Bipartisan group agrees on infrastructure deal

A bipartisan group of U.S. senators reached an agreement on Thursday for a proposed infrastructure spending bill.

The group of five Republicans and five Democrats gave no details, but a source familiar with the deal told Reuters the group will suggest spending of over $1 trillion dollars over eight years.

The group did put out a statement saying “[We] reached a bipartisan agreement on a realistic, compromise framework to modernize our nation's infrastructure and energy technologies. This investment would be fully paid for and not include tax increases."

A congressional source told Reuters the agreement proposes using unspent relief funds, but it also opts for indexing federal gas taxes to inflation, which the White House disagrees with.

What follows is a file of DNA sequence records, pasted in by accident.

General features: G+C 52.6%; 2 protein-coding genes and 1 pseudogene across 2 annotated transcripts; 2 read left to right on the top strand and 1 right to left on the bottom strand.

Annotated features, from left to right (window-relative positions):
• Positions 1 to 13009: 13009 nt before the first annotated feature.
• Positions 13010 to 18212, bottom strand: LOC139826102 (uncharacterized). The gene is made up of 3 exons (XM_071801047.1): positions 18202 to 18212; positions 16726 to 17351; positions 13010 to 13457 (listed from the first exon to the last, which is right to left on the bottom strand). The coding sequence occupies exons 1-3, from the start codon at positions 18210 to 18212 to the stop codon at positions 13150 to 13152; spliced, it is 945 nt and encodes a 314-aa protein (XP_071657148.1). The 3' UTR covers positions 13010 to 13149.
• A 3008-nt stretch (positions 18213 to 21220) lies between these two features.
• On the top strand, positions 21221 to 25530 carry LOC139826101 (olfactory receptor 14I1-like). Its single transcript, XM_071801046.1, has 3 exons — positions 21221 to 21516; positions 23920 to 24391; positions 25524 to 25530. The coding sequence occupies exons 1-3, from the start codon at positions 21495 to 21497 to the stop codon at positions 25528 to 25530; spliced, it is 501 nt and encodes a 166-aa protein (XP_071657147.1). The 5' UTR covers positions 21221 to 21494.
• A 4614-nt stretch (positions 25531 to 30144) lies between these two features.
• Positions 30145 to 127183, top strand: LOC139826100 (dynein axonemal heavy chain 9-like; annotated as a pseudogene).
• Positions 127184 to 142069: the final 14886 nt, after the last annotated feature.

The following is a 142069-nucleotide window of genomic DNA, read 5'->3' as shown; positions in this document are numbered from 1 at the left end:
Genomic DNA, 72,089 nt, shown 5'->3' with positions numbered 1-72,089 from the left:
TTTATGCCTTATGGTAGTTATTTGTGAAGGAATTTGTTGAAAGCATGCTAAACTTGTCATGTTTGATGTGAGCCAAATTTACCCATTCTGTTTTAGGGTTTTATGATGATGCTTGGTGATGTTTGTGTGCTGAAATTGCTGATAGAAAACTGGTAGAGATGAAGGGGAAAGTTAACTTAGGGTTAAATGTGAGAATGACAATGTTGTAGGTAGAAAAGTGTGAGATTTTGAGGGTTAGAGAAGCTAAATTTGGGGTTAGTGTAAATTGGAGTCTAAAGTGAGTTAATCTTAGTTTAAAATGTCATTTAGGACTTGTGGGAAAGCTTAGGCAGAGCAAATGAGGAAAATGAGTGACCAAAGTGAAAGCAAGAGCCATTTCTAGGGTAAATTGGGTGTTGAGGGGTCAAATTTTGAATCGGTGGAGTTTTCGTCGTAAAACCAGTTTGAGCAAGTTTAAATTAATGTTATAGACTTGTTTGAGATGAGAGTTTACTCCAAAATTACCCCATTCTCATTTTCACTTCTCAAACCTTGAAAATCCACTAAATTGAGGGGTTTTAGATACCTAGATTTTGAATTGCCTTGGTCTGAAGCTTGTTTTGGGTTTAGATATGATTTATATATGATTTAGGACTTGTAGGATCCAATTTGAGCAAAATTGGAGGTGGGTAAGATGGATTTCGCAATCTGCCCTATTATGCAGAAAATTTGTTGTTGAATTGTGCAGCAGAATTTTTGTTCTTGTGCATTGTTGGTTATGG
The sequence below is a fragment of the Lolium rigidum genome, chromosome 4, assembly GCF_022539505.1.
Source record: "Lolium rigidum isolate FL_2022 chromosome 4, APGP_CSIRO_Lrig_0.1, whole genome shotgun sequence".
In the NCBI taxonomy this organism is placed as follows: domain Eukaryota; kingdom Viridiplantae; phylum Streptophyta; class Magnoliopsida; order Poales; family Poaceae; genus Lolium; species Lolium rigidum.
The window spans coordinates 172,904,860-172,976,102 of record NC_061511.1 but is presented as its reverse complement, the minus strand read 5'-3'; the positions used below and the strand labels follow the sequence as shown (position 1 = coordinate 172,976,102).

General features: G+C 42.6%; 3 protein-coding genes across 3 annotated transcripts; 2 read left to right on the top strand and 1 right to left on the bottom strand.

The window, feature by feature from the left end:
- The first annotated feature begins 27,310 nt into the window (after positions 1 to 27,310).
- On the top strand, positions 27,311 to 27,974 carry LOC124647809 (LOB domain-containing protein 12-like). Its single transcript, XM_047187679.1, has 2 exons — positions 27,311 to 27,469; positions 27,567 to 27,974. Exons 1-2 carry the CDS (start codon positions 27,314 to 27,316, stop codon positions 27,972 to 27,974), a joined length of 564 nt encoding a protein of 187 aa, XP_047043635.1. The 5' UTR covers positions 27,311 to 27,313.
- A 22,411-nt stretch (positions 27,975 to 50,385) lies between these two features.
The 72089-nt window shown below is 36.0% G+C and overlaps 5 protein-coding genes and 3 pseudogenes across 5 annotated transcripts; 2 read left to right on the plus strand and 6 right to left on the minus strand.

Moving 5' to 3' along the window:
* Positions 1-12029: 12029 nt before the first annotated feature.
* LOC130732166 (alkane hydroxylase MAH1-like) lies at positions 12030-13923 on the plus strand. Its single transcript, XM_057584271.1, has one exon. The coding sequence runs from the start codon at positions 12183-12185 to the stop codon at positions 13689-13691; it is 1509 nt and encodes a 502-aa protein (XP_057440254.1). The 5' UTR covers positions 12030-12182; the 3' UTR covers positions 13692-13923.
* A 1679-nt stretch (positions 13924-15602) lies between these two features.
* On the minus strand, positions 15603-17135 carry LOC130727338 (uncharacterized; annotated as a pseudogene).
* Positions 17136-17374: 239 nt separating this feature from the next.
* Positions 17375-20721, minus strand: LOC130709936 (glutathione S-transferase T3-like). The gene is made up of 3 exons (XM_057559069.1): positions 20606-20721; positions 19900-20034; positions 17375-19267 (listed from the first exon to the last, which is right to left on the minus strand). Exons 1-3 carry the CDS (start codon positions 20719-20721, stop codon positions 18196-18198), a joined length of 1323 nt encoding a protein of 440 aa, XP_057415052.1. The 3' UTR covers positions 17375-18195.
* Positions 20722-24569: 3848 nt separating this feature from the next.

Democratic U.S. President Joe Biden has pushed for a nearly $2 trillion package in Congress to revamp roads and bridges and tackle issues like education and healthcare.

Republicans have opposed his plan, which includes raising taxes on corporations and the wealthy.

They’ve also said it focuses too much on climate change and social programs.

Senate Republican Leader Mitch McConnell said he was open to bipartisan ideas.

Democratic Senate Majority Leader Chuck Schumer said the same though he added earlier on Thursday he might push an option that only has his party's support.

Most bills require 60 votes to pass through the 100-seat Senate, but Democrats could bypass the rule through a maneuver called reconciliation.

The Senate is split 50-50 between the two parties, while Vice President Kamala Harris holds the tie-breaking vote.

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